On The Money Grain Commentary 12-18-14

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Corn Outlook:

Corn futures remain underpinned from fund buying and news that China will accept imports of some DDG’s.  This has led to ideas that they may also boost their corn purchases.  However, let’s not rush to judge as the USDA recently raised their production estimate 1.5 million tons in the supply-demand report.  Last week, the trend following funds bought 150 MB of corn increasing their long position to 855 MB.  This may eventually fly back in the face of the bulls considering that ending stocks are pushing 2.0 BB.  While the technical structure of the market has improved, exports are struggling to reach USDA’s projection of 1.750 BB.  Inspections last week were 21.5 MB and below the average needed to reach their target.  Although the pace has improved since mid November, it will meet a strong headwind from the rising dollar.

Bean Outlook:

      News is circulating that the Chinese delegation visiting the U.S. this week has inked a deal to purchase over one million tons of soybeans.  This is a bit disappointing as traders were hoping for an agreement closer to four million tons.  Meanwhile, sales have been hot this marketing year, but are cooling off.  Inspections last week were 66.8 MB, which was less than last week, but above the average needed to reach USDA’s projection of 1.760 BB.  However, the pace of shipments has fallen nearly 22 percent since mid November.  Although shipments have peaked, USDA will likely have to raise their projection an additional 40 MB.  In other developments, weather in South America is benign, which favors the potential for a record crop.  The trend following funds did a flip flop last week reversing their short position of 125 MB to one of being long 15 MB.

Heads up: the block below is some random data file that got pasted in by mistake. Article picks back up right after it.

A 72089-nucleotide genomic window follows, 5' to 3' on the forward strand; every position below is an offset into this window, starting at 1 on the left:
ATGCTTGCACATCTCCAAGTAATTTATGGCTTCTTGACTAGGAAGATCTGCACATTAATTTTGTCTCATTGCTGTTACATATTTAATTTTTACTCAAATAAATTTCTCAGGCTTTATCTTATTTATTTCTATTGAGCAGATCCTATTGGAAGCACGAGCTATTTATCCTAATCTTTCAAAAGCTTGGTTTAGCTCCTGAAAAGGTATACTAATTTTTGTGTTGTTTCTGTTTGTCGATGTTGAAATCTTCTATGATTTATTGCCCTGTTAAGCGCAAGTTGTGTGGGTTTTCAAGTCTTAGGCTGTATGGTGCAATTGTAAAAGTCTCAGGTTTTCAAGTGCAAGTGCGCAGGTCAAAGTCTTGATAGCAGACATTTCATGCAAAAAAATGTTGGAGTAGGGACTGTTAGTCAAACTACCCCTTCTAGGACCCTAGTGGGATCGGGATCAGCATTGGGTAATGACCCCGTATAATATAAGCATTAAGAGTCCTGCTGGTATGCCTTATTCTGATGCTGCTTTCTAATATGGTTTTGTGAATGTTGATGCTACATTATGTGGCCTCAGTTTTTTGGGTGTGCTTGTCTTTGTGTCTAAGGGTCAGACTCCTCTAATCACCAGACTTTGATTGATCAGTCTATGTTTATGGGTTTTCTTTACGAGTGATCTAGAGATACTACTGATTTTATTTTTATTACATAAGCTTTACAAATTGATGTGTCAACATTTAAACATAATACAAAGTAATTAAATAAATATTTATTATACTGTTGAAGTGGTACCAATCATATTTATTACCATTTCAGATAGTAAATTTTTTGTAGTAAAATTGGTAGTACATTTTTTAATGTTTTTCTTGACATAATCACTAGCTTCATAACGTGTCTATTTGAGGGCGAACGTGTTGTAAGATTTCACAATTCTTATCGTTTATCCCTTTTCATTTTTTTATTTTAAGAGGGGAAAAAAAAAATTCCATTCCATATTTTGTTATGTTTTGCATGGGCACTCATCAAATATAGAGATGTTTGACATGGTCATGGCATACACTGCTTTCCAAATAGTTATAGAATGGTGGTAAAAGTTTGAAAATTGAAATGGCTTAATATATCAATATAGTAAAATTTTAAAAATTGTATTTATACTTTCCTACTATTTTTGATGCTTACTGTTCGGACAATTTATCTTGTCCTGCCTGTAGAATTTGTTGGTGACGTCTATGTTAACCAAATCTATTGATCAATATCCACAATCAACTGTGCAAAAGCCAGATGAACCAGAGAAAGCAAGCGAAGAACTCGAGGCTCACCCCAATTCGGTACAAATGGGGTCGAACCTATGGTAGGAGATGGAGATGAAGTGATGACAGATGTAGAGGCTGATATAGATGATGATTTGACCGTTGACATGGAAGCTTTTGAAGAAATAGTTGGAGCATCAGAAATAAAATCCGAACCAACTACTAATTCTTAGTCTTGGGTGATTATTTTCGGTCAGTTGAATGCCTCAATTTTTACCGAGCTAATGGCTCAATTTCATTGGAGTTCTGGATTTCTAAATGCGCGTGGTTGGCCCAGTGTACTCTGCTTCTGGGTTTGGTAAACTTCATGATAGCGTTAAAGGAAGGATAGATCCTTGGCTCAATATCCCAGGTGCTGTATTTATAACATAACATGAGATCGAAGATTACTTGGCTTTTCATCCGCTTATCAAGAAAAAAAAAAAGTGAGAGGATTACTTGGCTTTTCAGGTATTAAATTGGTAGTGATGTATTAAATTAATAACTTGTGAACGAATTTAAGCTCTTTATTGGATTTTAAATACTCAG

Wheat Outlook:

Wheat continues to work higher from news circulating that Russia will limit exports to only four countries because of a smaller crop.  This is an attempt to keep food inflation under control as the ruble has imploded.  While traders are optimistic that this could lead to increased U.S. exports, it has not materialized, so far.  Bear in mind that there is no shortage of global stocks even with Russia curtailing exports.  Inspections last week were 14.1 MB and below the average needed to reach USDA’s target of 925 MB.  While there was a slight uptick in shipments, we have a lot of catching up to do to reach their projection.  Meanwhile, the trend following funds lightened their short position 50 MB last week reducing it to 135 MB.

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